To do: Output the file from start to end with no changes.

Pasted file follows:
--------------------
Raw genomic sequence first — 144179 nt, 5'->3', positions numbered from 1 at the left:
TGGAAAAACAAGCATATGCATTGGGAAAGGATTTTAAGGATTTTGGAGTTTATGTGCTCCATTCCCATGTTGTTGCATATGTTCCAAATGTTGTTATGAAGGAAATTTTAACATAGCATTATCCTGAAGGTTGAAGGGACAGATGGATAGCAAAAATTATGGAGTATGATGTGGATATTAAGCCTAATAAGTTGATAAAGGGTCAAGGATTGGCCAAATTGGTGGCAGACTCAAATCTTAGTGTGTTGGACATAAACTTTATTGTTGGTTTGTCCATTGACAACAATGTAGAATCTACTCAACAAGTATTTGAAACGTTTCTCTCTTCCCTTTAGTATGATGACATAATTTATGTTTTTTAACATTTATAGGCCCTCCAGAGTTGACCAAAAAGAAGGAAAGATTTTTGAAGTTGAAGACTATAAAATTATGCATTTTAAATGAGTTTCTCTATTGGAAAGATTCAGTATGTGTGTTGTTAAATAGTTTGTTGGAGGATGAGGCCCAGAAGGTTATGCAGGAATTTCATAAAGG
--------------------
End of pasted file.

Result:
Raw genomic sequence first — 144179 nt, 5'->3', positions numbered from 1 at the left:
TGGAAAAACAAGCATATGCATTGGGAAAGGATTTTAAGGATTTTGGAGTTTATGTGCTCCATTCCCATGTTGTTGCATATGTTCCAAATGTTGTTATGAAGGAAATTTTAACATAGCATTATCCTGAAGGTTGAAGGGACAGATGGATAGCAAAAATTATGGAGTATGATGTGGATATTAAGCCTAATAAGTTGATAAAGGGTCAAGGATTGGCCAAATTGGTGGCAGACTCAAATCTTAGTGTGTTGGACATAAACTTTATTGTTGGTTTGTCCATTGACAACAATGTAGAATCTACTCAACAAGTATTTGAAACGTTTCTCTCTTCCCTTTAGTATGATGACATAATTTATGTTTTTTAACATTTATAGGCCCTCCAGAGTTGACCAAAAAGAAGGAAAGATTTTTGAAGTTGAAGACTATAAAATTATGCATTTTAAATGAGTTTCTCTATTGGAAAGATTCAGTATGTGTGTTGTTAAATAGTTTGTTGGAGGATGAGGCCCAGAAGGTTATGCAGGAATTTCATAAAGG